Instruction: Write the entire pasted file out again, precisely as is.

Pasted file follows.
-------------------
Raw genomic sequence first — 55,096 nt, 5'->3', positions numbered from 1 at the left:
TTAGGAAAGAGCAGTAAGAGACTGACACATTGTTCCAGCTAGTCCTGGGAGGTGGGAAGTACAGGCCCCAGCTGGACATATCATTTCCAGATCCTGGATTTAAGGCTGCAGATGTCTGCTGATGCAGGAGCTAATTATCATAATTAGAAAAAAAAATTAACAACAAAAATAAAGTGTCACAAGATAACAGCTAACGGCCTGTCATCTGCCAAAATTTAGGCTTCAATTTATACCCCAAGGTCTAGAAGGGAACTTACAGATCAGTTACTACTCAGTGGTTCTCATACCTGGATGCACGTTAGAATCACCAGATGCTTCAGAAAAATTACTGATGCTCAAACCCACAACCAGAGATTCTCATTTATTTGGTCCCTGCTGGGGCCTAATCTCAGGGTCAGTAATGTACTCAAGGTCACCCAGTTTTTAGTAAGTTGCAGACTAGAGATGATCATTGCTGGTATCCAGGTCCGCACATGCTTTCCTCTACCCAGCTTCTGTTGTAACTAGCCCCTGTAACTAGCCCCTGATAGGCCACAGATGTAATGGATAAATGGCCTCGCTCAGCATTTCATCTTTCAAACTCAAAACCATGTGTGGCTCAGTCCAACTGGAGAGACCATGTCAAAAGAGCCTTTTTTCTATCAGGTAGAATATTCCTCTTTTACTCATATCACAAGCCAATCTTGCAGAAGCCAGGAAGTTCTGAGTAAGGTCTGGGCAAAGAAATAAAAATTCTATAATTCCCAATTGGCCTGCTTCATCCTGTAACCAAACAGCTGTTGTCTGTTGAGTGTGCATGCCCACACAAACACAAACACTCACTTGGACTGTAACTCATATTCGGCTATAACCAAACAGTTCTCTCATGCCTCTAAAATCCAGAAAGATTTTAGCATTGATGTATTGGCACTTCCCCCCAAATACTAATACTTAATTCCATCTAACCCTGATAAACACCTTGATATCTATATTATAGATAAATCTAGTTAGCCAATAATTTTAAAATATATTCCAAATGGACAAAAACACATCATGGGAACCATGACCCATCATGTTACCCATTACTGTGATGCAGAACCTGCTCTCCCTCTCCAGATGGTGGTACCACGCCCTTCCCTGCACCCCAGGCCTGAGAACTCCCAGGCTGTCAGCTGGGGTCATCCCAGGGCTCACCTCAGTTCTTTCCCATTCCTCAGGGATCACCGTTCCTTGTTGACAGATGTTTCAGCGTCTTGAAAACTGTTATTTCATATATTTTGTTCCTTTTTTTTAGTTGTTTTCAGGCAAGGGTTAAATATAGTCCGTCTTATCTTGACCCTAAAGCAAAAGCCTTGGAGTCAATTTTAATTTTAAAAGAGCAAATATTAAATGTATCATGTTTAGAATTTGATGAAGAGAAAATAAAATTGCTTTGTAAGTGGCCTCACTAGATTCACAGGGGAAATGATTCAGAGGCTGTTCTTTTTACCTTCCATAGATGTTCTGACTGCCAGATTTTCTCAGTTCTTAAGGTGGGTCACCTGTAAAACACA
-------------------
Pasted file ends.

Raw genomic sequence first — 55,096 nt, 5'->3', positions numbered from 1 at the left:
TTAGGAAAGAGCAGTAAGAGACTGACACATTGTTCCAGCTAGTCCTGGGAGGTGGGAAGTACAGGCCCCAGCTGGACATATCATTTCCAGATCCTGGATTTAAGGCTGCAGATGTCTGCTGATGCAGGAGCTAATTATCATAATTAGAAAAAAAAATTAACAACAAAAATAAAGTGTCACAAGATAACAGCTAACGGCCTGTCATCTGCCAAAATTTAGGCTTCAATTTATACCCCAAGGTCTAGAAGGGAACTTACAGATCAGTTACTACTCAGTGGTTCTCATACCTGGATGCACGTTAGAATCACCAGATGCTTCAGAAAAATTACTGATGCTCAAACCCACAACCAGAGATTCTCATTTATTTGGTCCCTGCTGGGGCCTAATCTCAGGGTCAGTAATGTACTCAAGGTCACCCAGTTTTTAGTAAGTTGCAGACTAGAGATGATCATTGCTGGTATCCAGGTCCGCACATGCTTTCCTCTACCCAGCTTCTGTTGTAACTAGCCCCTGTAACTAGCCCCTGATAGGCCACAGATGTAATGGATAAATGGCCTCGCTCAGCATTTCATCTTTCAAACTCAAAACCATGTGTGGCTCAGTCCAACTGGAGAGACCATGTCAAAAGAGCCTTTTTTCTATCAGGTAGAATATTCCTCTTTTACTCATATCACAAGCCAATCTTGCAGAAGCCAGGAAGTTCTGAGTAAGGTCTGGGCAAAGAAATAAAAATTCTATAATTCCCAATTGGCCTGCTTCATCCTGTAACCAAACAGCTGTTGTCTGTTGAGTGTGCATGCCCACACAAACACAAACACTCACTTGGACTGTAACTCATATTCGGCTATAACCAAACAGTTCTCTCATGCCTCTAAAATCCAGAAAGATTTTAGCATTGATGTATTGGCACTTCCCCCCAAATACTAATACTTAATTCCATCTAACCCTGATAAACACCTTGATATCTATATTATAGATAAATCTAGTTAGCCAATAATTTTAAAATATATTCCAAATGGACAAAAACACATCATGGGAACCATGACCCATCATGTTACCCATTACTGTGATGCAGAACCTGCTCTCCCTCTCCAGATGGTGGTACCACGCCCTTCCCTGCACCCCAGGCCTGAGAACTCCCAGGCTGTCAGCTGGGGTCATCCCAGGGCTCACCTCAGTTCTTTCCCATTCCTCAGGGATCACCGTTCCTTGTTGACAGATGTTTCAGCGTCTTGAAAACTGTTATTTCATATATTTTGTTCCTTTTTTTTAGTTGTTTTCAGGCAAGGGTTAAATATAGTCCGTCTTATCTTGACCCTAAAGCAAAAGCCTTGGAGTCAATTTTAATTTTAAAAGAGCAAATATTAAATGTATCATGTTTAGAATTTGATGAAGAGAAAATAAAATTGCTTTGTAAGTGGCCTCACTAGATTCACAGGGGAAATGATTCAGAGGCTGTTCTTTTTACCTTCCATAGATGTTCTGACTGCCAGATTTTCTCAGTTCTTAAGGTGGGTCACCTGTAAAACACA